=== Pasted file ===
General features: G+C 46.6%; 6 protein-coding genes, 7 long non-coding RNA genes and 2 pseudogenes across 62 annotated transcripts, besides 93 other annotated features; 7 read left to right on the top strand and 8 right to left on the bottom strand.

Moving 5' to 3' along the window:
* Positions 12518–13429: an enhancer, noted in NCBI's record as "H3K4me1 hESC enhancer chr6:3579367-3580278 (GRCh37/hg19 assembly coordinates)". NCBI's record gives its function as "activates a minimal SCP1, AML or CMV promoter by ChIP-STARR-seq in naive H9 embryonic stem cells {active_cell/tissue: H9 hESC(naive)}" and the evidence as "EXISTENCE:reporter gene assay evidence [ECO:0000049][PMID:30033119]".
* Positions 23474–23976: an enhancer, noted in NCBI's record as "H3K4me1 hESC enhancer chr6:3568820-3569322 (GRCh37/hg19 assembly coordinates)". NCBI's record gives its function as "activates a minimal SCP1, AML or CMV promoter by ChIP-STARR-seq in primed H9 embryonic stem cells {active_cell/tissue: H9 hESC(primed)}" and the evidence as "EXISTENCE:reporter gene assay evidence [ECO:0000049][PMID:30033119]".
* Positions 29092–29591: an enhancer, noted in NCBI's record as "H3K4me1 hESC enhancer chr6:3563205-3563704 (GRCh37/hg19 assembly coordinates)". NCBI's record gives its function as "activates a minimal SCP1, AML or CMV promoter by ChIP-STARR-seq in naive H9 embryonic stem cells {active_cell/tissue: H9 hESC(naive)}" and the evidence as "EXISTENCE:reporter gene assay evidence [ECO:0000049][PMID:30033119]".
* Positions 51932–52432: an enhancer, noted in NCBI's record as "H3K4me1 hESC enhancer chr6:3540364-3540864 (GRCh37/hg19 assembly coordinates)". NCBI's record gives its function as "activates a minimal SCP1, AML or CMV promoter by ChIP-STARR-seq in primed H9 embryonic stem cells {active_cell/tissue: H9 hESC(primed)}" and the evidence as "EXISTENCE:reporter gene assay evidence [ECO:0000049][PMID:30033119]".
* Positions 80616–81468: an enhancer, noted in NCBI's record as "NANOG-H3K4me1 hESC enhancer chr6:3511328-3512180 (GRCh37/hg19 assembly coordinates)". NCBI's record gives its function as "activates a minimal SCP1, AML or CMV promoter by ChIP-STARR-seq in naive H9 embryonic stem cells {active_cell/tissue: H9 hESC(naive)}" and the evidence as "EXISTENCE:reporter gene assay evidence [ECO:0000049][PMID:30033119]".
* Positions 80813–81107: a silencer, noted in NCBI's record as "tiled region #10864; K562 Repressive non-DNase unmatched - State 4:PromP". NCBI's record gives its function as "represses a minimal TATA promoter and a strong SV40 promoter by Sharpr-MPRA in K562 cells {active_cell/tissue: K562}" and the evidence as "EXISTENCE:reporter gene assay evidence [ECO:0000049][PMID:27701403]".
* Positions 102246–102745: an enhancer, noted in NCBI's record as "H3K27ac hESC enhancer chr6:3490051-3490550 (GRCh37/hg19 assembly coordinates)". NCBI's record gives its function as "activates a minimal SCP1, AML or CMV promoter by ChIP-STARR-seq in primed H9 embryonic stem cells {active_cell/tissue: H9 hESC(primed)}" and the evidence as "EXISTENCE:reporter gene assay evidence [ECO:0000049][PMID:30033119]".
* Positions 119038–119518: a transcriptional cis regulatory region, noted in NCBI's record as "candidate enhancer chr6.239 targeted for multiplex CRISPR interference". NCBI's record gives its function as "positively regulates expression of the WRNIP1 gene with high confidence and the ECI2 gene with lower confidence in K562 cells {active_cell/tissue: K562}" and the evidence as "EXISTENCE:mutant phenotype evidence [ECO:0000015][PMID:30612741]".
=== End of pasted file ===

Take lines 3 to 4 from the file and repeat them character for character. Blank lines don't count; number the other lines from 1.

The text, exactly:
* Positions 12518–13429: an enhancer, noted in NCBI's record as "H3K4me1 hESC enhancer chr6:3579367-3580278 (GRCh37/hg19 assembly coordinates)". NCBI's record gives its function as "activates a minimal SCP1, AML or CMV promoter by ChIP-STARR-seq in naive H9 embryonic stem cells {active_cell/tissue: H9 hESC(naive)}" and the evidence as "EXISTENCE:reporter gene assay evidence [ECO:0000049][PMID:30033119]".
* Positions 23474–23976: an enhancer, noted in NCBI's record as "H3K4me1 hESC enhancer chr6:3568820-3569322 (GRCh37/hg19 assembly coordinates)". NCBI's record gives its function as "activates a minimal SCP1, AML or CMV promoter by ChIP-STARR-seq in primed H9 embryonic stem cells {active_cell/tissue: H9 hESC(primed)}" and the evidence as "EXISTENCE:reporter gene assay evidence [ECO:0000049][PMID:30033119]".